In yet another unanticipated change sparked by the pandemic, information technology workers in the Massachusetts state government have begun departing for the public sector after the shift to remote work, state Chief Information Officer Curtis Wood told StateScoop in a recent video interview.
While remote work has been hailed by many state IT leaders as an unexpected boon — affording greater productivity and work-life balance, though frequently at the expense of the camaraderie that comes with in-person work — it also challenged Massachusetts’ government workforce.
“Staffing has become a real challenge, especially with the remote workforce where we’ve lost folks to the private sector more recently, because the opportunity to work from home, it’s not just about salary, it’s also about that working condition,” Wood said during an interview at the National Association of State Chief Information Officers conference last month.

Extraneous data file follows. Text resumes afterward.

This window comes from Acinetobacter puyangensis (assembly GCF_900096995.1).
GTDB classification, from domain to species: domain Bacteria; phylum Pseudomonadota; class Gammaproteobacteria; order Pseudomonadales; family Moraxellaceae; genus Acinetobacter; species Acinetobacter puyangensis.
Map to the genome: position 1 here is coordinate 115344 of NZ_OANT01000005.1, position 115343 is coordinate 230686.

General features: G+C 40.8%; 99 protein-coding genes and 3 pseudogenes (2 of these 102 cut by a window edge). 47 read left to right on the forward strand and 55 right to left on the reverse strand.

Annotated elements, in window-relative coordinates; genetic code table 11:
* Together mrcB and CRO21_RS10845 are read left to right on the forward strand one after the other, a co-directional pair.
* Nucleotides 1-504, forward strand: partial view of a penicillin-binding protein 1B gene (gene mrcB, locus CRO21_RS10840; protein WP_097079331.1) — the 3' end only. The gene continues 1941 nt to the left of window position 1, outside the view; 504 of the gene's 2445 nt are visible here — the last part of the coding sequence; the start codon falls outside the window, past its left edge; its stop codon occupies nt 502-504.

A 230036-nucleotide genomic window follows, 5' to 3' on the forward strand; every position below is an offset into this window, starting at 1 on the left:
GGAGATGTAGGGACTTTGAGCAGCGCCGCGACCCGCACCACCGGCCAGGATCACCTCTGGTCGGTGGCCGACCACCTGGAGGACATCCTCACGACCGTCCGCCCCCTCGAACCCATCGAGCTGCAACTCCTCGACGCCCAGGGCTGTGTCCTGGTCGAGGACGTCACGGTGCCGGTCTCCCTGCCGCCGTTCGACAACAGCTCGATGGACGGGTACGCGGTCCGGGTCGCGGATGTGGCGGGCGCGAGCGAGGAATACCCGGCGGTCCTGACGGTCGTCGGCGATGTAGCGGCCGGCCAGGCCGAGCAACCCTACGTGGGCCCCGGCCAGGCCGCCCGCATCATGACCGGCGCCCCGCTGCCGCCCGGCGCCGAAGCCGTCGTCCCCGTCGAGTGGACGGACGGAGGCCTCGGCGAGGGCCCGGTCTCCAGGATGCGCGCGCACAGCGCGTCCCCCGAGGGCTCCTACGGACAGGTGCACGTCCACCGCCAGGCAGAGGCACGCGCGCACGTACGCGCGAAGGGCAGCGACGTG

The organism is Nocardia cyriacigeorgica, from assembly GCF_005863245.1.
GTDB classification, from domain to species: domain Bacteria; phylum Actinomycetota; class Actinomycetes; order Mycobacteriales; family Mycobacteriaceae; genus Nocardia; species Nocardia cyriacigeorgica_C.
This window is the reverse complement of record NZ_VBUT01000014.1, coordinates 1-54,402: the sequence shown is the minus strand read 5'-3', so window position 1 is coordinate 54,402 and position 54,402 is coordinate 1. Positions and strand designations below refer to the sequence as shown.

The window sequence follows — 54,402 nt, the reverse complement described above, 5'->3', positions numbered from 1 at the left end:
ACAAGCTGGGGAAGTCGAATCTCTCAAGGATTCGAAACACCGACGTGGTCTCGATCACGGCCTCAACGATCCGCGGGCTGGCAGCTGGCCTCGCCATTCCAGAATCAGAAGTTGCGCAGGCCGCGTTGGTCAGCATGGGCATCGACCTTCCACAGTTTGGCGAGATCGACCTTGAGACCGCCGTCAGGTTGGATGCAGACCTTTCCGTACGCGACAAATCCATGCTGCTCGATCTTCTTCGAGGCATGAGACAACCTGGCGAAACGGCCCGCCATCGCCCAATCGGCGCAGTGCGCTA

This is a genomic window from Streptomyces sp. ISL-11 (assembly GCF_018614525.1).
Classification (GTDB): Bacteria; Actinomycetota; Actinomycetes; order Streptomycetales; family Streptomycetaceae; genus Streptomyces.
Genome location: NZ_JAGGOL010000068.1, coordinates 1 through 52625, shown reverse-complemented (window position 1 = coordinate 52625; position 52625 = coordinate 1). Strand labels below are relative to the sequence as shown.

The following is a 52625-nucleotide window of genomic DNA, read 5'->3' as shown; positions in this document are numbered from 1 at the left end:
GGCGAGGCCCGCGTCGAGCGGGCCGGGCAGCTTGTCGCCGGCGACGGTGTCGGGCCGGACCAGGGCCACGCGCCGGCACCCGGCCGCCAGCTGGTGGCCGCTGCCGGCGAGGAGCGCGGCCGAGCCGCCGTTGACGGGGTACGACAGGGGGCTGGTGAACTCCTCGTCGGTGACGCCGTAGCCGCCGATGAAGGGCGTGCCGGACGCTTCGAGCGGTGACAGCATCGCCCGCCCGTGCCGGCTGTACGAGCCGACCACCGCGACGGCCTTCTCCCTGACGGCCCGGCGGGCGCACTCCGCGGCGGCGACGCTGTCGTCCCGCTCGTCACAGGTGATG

That’s pushed the state to recruit people who have “a sense of purpose for government service,” Wood said, and to restructure some of his organization’s roles, such as assigning governance and compliance responsibilities to the state’s chief risk officer.
But Wood also pointed to how the pandemic helped build morale among IT workers who’d previously existed in an idiom more abstract than that of a health crisis that constantly demanded new projects.
“We’re seeing the excitement of actual immediate outcomes, which is real gratification for us,” he said.